The company contracted to design and build a large observation wheel in Staten Island, New York, reached a deal with the wheel’s owners Thursday in Delaware to allow the bankrupt design company interim access to post-petition financing to be used to pay storage costs for large amounts of components for the wheel.
UniVista Insurance has reportedly bought a new Miami building for $10.2 million, marketing startup PebblePost is said to be taking nearly 20,000 square feet on Lafayette Street in New York and basketball player Steph Curry's family foundation has reportedly reached a deal to lease office space in Oakland, California.
Mehmet Hakan Atilla, the Turkish banker accused of helping Iran evade billions of dollars of U.S. sanctions, stood up to take the stand on his own behalf Thursday before a close to the trial day afforded him the opportunity to sleep on his decision.
A frustrated Manhattan federal judge on Thursday pushed the criminal trial of two former Deutsche Bank traders from early to mid-2018, making more time to examine whether the London Interbank Offered Rate rigging case was tainted by testimony compelled in the U.K.
Offshore companies that agreed to pay $6 million after the U.S. government seized their assets over their supposed link to a Russian tax scam argued in Manhattan federal court on Thursday that federal officials may have conspired with prosecutors in the Netherlands to keep some of their assets frozen, while a government lawyer said the companies simply took a legal risk and lost.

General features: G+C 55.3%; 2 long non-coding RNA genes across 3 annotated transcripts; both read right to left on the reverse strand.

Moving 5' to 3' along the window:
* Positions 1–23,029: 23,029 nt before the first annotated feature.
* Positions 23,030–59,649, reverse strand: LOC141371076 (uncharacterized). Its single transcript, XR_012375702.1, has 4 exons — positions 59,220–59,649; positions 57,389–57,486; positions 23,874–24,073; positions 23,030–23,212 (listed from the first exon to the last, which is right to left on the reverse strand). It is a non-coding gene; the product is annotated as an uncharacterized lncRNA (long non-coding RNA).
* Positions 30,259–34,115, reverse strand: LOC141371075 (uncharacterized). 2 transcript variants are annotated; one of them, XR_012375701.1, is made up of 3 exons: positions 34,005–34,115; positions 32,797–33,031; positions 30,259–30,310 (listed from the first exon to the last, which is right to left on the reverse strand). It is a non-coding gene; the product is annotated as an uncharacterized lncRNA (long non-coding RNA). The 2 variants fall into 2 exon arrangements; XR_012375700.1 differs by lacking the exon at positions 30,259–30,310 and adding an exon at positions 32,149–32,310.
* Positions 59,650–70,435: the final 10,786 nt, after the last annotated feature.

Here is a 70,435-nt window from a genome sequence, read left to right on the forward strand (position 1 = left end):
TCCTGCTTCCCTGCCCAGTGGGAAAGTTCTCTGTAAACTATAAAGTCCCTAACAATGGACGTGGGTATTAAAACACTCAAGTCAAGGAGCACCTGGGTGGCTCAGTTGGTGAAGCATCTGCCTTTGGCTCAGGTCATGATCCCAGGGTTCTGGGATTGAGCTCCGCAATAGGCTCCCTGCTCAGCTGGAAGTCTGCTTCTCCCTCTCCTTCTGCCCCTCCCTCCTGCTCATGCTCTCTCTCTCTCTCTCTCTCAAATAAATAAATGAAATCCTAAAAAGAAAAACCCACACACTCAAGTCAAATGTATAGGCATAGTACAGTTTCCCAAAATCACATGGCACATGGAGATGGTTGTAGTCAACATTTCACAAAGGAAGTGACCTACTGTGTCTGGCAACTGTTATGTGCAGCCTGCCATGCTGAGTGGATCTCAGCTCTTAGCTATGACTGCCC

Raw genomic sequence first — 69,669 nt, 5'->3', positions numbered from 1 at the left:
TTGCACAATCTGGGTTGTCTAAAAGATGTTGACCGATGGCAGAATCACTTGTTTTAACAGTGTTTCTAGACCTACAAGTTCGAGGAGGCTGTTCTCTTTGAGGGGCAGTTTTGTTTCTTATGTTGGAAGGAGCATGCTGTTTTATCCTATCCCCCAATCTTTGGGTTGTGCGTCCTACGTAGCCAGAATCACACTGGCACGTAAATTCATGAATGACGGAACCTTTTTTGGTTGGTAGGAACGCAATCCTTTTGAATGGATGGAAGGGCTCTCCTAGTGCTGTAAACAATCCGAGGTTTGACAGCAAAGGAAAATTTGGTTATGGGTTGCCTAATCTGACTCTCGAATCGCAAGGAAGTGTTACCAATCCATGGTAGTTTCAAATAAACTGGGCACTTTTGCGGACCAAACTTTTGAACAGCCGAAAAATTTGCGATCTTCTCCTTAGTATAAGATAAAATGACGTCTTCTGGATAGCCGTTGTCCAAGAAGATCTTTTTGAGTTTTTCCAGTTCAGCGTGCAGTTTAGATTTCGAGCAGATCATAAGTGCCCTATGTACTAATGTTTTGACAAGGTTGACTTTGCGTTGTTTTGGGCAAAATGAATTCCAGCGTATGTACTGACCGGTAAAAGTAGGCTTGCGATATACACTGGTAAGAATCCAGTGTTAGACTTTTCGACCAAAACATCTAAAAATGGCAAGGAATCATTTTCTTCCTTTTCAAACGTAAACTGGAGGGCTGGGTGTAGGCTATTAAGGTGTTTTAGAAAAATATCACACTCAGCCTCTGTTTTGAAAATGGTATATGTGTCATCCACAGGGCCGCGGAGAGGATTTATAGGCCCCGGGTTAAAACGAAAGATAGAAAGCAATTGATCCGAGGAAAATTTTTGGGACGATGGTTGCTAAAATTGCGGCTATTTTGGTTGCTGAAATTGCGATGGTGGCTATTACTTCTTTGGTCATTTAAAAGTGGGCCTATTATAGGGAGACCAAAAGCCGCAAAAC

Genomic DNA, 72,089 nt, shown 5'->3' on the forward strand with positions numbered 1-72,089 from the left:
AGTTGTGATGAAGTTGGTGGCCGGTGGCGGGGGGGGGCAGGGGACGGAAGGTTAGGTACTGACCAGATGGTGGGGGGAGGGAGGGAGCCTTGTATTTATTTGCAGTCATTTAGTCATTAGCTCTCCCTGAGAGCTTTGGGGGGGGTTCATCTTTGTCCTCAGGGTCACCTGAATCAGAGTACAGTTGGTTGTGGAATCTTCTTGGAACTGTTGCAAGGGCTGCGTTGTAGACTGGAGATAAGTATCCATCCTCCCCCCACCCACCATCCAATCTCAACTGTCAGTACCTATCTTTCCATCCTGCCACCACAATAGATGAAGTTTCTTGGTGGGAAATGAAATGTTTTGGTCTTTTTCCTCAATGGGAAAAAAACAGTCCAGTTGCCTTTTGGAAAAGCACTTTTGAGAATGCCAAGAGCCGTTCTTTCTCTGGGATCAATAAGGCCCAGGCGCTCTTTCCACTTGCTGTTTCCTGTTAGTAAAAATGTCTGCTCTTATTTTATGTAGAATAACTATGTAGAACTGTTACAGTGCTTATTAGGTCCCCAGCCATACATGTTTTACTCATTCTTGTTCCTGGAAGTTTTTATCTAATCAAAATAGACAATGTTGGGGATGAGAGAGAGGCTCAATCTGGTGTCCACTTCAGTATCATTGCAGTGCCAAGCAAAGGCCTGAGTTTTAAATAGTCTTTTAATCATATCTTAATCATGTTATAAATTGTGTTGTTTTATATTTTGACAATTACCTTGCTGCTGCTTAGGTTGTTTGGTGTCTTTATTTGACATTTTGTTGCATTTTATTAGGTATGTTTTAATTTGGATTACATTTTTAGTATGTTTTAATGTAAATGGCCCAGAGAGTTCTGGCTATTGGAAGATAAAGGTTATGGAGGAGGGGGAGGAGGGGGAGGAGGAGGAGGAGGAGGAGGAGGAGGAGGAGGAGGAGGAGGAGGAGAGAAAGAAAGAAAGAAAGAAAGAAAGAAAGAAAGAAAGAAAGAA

The Federal Energy Regulatory Commission on Wednesday stood by its approval of the Atlantic Bridge natural gas pipeline project in New York and New England, rejecting arguments from environmentalists and local municipalities saying that its environmental review was flawed.
Disney and 21st Century Fox have come to terms on a $52.4 billion agreement that will see Disney pick up 21st Century Fox’s film and television studios, along with cable and international TV assets, according to a Thursday statement.
As the trial of three South American soccer officials accused of agreeing to take millions in bribes from sports marketing companies began to wind down Wednesday, both prosecutors and defense attorneys attested to the culture of graft fostered over years by gatekeepers of the sport.
Quinn Emanuel Urquhart & Sullivan LLP on Wednesday announced it had hired a commercial litigator from Boies Schiller Flexner LLP who has handled several headline-grabbing cases in the art world.
A New York state judge shot down efforts by investment manager Lynn Tilton and her company, Patriarch Partners, to keep certain tax and business information private in a $45 million dispute with a German lender at a hearing on Wednesday, decisions her attorneys said they would appeal.
Westinghouse Electric Co. on Wednesday received 90 more days of exclusive time to file a Chapter 11 reorganization plan from a New York bankruptcy court judge, who blasted the company’s unsecured creditors for trying to “throw a bomb” in what has so far been a productive restructuring case.